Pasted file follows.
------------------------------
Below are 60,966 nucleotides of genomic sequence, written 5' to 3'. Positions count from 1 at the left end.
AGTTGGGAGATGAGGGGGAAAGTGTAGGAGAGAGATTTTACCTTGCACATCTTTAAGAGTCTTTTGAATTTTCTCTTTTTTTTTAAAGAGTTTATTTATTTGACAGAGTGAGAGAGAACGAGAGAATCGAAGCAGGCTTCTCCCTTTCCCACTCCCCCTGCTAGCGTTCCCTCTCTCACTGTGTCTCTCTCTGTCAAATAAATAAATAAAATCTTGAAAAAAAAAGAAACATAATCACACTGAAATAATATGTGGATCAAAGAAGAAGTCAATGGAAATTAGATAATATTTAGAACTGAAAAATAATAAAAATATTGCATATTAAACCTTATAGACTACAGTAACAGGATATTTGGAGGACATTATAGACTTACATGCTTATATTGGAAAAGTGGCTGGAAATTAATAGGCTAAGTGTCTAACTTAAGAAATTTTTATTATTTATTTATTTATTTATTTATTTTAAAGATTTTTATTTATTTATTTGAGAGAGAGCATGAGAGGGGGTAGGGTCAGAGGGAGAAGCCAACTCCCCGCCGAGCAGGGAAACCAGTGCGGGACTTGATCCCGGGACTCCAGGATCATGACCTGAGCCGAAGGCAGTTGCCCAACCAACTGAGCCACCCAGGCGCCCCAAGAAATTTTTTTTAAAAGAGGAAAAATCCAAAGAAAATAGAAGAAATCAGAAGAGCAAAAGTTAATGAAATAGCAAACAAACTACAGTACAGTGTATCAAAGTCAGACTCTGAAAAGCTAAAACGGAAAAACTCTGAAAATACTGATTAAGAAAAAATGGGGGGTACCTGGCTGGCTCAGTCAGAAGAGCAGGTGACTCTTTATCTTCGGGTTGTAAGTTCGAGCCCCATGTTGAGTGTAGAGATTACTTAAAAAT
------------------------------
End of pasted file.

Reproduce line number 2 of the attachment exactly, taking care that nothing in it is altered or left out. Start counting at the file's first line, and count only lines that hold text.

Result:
AGTTGGGAGATGAGGGGGAAAGTGTAGGAGAGAGATTTTACCTTGCACATCTTTAAGAGTCTTTTGAATTTTCTCTTTTTTTTTAAAGAGTTTATTTATTTGACAGAGTGAGAGAGAACGAGAGAATCGAAGCAGGCTTCTCCCTTTCCCACTCCCCCTGCTAGCGTTCCCTCTCTCACTGTGTCTCTCTCTGTCAAATAAATAAATAAAATCTTGAAAAAAAAAGAAACATAATCACACTGAAATAATATGTGGATCAAAGAAGAAGTCAATGGAAATTAGATAATATTTAGAACTGAAAAATAATAAAAATATTGCATATTAAACCTTATAGACTACAGTAACAGGATATTTGGAGGACATTATAGACTTACATGCTTATATTGGAAAAGTGGCTGGAAATTAATAGGCTAAGTGTCTAACTTAAGAAATTTTTATTATTTATTTATTTATTTATTTATTTTAAAGATTTTTATTTATTTATTTGAGAGAGAGCATGAGAGGGGGTAGGGTCAGAGGGAGAAGCCAACTCCCCGCCGAGCAGGGAAACCAGTGCGGGACTTGATCCCGGGACTCCAGGATCATGACCTGAGCCGAAGGCAGTTGCCCAACCAACTGAGCCACCCAGGCGCCCCAAGAAATTTTTTTTAAAAGAGGAAAAATCCAAAGAAAATAGAAGAAATCAGAAGAGCAAAAGTTAATGAAATAGCAAACAAACTACAGTACAGTGTATCAAAGTCAGACTCTGAAAAGCTAAAACGGAAAAACTCTGAAAATACTGATTAAGAAAAAATGGGGGGTACCTGGCTGGCTCAGTCAGAAGAGCAGGTGACTCTTTATCTTCGGGTTGTAAGTTCGAGCCCCATGTTGAGTGTAGAGATTACTTAAAAAT